Heads of state and business representatives alike sent congratulations to Germany's newly-inaugurated Chancellor Angela Merkel.
Putin and Merkel talked business when they met earlier this year
Russian President Vladimir Putin and French President Jacques Chirac were just two of the European powers who publicly congratulated Angela Merkel on taking the reins of German government.
Putin told news agencies he hoped for a strategic strengthening of ties between the two countries and invited Merkel to visit the Kremlin after she has settled into office. Putin, who speaks fluent German, was known to be friendly with Merkel's predecessor, Gerhard Schröder.
Chirac and Schröder were close allies
Another well-wisher and Schröder pal was France's Chirac, who called for Germany and France to "give the European Union a new impulse. On Wednesday, Chirac will greet Merkel on heir first state visit, to Paris.
Along with his congratulations, Chirac referred to French-German relations as "exemplary." Both countries want to continue working toward creating a "fair and safe world," he said.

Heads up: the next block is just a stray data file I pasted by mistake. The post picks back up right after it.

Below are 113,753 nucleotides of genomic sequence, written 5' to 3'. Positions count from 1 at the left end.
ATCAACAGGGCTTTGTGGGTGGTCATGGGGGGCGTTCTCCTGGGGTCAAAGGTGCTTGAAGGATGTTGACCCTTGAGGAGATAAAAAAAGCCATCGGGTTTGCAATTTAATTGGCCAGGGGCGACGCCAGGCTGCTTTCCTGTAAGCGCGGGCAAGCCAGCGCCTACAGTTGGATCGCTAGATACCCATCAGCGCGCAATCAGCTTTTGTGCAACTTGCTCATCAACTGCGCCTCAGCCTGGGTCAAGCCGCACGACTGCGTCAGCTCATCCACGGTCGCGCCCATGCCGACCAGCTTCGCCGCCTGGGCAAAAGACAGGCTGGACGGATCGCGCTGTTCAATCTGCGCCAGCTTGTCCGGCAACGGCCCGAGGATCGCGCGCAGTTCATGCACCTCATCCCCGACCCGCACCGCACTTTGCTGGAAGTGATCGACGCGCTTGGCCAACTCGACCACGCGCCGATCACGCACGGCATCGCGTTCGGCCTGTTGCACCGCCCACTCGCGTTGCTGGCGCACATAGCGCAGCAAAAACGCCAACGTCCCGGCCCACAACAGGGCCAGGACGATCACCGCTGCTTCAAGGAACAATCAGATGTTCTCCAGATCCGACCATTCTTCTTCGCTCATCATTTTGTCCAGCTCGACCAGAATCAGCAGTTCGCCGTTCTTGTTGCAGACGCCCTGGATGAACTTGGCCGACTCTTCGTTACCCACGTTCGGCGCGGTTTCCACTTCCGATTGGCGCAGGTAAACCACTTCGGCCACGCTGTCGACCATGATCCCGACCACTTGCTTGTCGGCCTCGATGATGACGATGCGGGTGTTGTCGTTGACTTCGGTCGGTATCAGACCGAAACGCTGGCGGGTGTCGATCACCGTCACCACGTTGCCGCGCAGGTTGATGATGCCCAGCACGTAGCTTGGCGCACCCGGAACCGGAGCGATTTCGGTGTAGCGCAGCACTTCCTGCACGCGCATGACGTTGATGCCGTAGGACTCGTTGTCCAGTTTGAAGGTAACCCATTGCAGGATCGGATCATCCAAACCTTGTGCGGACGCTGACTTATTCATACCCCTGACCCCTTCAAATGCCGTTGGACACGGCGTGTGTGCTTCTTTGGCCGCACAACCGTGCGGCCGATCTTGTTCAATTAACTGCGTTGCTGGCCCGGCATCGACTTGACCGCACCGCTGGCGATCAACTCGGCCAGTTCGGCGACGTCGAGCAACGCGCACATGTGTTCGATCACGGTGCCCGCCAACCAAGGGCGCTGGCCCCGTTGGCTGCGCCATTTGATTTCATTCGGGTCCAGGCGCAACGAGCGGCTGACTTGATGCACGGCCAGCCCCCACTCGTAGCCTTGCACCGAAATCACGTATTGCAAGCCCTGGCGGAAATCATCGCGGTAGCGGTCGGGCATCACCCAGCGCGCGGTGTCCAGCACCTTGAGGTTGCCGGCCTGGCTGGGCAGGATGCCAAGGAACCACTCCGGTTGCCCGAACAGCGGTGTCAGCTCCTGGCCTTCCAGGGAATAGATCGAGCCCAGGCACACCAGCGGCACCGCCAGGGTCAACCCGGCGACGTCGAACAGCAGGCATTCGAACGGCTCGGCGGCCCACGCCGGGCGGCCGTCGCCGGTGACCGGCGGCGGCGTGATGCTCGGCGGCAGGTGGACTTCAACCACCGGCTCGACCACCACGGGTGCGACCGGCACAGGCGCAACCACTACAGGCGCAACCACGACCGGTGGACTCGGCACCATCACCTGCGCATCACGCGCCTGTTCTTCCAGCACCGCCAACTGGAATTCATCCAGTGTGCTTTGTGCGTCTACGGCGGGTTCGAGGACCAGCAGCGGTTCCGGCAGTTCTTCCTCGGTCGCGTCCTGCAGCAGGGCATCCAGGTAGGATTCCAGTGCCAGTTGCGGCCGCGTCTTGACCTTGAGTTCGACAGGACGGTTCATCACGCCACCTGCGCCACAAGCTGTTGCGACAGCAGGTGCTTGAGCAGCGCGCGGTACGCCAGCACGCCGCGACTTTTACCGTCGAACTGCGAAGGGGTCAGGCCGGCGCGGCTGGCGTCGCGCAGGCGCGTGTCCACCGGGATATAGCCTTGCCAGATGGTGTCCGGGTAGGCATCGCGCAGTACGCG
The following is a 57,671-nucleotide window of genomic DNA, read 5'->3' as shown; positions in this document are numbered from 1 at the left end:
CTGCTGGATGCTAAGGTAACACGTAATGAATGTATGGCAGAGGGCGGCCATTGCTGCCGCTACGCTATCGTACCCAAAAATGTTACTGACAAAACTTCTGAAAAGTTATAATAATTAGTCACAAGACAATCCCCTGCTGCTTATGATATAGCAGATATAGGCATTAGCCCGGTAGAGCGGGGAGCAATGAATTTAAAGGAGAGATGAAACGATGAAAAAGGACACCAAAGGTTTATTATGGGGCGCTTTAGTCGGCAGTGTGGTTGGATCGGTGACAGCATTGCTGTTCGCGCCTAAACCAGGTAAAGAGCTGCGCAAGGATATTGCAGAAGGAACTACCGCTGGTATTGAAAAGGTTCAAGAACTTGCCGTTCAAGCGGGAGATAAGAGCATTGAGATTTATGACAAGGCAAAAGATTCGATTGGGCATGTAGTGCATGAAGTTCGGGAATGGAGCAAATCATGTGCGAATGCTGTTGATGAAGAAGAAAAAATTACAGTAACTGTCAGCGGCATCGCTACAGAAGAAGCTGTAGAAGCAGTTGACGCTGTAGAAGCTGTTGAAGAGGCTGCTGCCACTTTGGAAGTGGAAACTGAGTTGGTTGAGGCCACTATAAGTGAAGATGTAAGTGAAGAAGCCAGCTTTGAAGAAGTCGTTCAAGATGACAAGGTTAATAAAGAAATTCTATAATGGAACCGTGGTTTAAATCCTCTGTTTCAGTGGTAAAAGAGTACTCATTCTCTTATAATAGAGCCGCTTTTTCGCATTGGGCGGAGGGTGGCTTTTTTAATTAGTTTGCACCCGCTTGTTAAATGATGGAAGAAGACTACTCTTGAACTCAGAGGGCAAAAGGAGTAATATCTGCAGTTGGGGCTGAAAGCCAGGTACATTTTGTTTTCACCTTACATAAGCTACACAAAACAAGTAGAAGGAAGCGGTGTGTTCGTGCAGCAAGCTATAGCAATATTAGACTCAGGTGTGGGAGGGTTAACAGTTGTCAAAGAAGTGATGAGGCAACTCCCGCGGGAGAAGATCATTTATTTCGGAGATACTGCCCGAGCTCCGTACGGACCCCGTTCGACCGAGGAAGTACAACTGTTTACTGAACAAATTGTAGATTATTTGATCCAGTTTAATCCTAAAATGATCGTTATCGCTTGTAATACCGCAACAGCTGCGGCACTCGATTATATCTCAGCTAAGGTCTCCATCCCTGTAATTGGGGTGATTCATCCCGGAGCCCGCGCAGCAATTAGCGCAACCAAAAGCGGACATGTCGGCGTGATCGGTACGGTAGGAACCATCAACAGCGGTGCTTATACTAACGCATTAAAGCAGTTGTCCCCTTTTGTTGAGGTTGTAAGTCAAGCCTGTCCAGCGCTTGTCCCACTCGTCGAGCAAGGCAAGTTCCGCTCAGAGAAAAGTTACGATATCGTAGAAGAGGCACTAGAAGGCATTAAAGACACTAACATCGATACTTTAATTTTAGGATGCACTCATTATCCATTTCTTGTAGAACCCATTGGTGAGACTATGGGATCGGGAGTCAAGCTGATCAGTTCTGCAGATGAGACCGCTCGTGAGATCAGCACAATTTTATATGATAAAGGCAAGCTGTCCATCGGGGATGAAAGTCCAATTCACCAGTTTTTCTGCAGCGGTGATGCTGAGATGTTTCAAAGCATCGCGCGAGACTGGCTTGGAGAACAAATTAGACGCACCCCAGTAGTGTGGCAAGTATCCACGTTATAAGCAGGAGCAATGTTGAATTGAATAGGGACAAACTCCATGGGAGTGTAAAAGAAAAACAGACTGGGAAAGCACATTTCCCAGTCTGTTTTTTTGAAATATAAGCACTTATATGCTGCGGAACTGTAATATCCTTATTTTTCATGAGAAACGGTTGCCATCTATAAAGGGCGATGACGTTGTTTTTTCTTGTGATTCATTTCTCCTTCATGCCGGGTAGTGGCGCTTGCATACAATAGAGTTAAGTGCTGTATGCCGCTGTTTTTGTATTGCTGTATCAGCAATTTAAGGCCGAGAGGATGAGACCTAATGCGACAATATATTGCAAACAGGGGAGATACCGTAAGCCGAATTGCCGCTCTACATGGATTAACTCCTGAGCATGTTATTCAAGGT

"We look forward to working closely with Chancellor Merkel and the new government to strengthen the US-German partnership in advancing freedom and prosperity around the world," said Kate Starr, a spokeswoman for the White House's National Security Council.
"We look forward to an early meeting between the two leaders," Starr said, adding that nothing has been scheduled yet.
Businesses, farmers, send their best
From Madrid, Spanish Prime Minister Jose Luis Rodriguez Zapatero used the conventional congratulatory moment to stress the "tight, strategic" friendship between the two countries. Zapatero said he looked forward to meeting with the new chancellor at an EU-Mediterranean summit meeting slated for Nov. 27 and 28.
German carmakers support reform
Congratulations also came from within the country, especially from business leaders, who called for necessary economic reform. The president of the German Automobile Industry Association, Bernd Gottschalk, said German carmakers are one of the country's "key industries," that would be a "reliable partner in instituting reforms for more growth and jobs."
Church sends blessings
Interest groups representing German savings banks, retail associations, chambers of commerce, and farmers took the inauguration as a chance to both wish Merkel well, and promote their agendas with the incoming government.
Finally, not only business and politics, German churches gave Merkel their blessings. The chancellor herself elicited comments in the press after she used the optional phrase, "So help me God" at the end of her swearing-in ceremony.